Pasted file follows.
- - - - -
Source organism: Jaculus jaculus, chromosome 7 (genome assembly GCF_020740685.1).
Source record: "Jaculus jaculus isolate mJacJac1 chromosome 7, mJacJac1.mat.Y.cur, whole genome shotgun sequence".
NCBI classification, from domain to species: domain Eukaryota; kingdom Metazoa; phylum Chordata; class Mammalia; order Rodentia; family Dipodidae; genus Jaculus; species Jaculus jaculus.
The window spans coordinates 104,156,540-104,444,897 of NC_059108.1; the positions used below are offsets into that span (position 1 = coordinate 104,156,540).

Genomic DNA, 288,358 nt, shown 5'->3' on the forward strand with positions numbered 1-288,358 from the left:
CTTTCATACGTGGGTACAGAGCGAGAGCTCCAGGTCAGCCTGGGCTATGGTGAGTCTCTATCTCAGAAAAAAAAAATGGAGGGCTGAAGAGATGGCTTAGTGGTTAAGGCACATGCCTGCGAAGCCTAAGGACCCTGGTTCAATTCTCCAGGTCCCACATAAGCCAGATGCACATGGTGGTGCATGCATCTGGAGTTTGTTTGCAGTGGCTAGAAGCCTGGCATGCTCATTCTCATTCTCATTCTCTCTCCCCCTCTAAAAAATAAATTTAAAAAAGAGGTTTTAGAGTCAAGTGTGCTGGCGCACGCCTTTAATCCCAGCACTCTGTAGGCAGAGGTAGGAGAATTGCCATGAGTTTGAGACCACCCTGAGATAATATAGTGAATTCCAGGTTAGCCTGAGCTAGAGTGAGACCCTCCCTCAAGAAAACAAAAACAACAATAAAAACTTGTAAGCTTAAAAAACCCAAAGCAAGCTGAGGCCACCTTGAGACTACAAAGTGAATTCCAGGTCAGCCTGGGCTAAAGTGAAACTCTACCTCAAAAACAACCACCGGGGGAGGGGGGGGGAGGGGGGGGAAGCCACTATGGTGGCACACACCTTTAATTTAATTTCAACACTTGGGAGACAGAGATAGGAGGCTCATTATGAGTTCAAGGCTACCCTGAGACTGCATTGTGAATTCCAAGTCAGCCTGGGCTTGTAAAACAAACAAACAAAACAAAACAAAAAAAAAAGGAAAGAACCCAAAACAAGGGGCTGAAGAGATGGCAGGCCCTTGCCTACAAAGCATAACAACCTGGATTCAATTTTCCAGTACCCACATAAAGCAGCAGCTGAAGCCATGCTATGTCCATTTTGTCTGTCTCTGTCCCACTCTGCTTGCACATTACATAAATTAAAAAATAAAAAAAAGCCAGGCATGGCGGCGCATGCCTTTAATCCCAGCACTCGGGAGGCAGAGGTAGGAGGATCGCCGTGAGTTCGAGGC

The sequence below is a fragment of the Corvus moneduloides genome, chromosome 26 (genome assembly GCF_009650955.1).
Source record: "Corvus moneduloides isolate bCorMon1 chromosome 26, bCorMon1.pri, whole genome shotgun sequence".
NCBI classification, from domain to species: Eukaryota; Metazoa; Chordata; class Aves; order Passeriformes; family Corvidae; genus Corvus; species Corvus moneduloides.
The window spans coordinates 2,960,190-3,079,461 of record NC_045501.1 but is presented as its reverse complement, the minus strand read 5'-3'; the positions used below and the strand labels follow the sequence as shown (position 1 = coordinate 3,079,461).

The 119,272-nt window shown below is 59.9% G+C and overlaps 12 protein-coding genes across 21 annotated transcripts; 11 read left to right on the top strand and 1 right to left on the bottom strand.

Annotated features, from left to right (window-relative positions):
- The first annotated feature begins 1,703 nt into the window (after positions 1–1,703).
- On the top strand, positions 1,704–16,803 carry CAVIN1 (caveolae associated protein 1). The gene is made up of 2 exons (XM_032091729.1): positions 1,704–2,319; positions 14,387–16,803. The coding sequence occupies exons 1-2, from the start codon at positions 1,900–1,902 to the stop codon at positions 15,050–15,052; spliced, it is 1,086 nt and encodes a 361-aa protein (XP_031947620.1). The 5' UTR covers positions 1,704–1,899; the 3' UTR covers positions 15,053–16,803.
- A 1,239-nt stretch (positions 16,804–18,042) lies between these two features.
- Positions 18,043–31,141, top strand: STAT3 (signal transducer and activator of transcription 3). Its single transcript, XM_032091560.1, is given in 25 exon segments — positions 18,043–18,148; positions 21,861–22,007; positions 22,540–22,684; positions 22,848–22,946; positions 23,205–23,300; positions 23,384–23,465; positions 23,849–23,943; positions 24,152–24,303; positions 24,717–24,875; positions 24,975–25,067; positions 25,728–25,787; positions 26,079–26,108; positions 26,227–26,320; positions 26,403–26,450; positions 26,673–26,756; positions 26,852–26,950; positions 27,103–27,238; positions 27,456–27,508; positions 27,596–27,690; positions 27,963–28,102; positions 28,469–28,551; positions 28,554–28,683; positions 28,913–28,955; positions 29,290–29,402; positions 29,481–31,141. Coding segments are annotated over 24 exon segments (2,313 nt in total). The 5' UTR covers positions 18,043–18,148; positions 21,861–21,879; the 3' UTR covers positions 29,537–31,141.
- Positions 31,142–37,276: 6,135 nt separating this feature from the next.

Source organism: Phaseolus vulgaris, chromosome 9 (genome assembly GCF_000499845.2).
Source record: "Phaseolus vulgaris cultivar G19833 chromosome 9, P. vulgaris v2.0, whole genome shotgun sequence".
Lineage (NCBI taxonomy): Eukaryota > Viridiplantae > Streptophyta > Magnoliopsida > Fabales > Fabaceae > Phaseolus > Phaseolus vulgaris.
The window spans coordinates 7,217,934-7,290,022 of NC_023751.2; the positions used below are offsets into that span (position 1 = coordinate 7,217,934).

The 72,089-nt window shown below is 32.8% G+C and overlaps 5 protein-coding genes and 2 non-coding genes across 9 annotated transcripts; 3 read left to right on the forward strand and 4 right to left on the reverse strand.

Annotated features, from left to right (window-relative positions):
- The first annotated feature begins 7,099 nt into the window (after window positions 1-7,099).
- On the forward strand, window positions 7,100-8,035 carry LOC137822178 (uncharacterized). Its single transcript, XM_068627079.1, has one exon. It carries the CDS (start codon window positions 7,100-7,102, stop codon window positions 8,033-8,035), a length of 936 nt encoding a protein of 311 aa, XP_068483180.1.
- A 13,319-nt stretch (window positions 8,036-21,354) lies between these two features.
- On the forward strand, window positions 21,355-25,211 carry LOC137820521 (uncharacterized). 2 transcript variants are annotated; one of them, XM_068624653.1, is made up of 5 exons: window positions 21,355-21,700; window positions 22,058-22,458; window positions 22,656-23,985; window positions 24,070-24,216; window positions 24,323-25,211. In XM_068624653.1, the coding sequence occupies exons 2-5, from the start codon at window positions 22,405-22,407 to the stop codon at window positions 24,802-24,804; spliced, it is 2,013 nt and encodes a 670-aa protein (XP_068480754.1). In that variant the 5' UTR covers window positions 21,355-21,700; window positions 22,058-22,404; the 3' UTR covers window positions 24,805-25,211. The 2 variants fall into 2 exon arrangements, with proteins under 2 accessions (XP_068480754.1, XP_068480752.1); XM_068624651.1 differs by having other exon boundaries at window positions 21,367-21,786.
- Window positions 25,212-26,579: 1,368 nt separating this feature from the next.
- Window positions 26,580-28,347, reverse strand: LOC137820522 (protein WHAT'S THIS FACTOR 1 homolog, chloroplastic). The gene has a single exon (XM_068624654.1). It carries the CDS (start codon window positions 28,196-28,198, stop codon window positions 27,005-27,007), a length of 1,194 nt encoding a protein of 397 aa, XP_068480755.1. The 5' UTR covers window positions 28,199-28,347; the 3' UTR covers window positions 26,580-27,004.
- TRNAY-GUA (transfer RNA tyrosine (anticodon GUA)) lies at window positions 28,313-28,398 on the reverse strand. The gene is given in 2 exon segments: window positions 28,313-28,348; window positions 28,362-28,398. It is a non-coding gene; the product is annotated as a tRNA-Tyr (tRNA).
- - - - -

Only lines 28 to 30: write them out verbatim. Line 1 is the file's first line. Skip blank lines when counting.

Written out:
- Window positions 25,212-26,579: 1,368 nt separating this feature from the next.
- Window positions 26,580-28,347, reverse strand: LOC137820522 (protein WHAT'S THIS FACTOR 1 homolog, chloroplastic). The gene has a single exon (XM_068624654.1). It carries the CDS (start codon window positions 28,196-28,198, stop codon window positions 27,005-27,007), a length of 1,194 nt encoding a protein of 397 aa, XP_068480755.1. The 5' UTR covers window positions 28,199-28,347; the 3' UTR covers window positions 26,580-27,004.
- TRNAY-GUA (transfer RNA tyrosine (anticodon GUA)) lies at window positions 28,313-28,398 on the reverse strand. The gene is given in 2 exon segments: window positions 28,313-28,348; window positions 28,362-28,398. It is a non-coding gene; the product is annotated as a tRNA-Tyr (tRNA).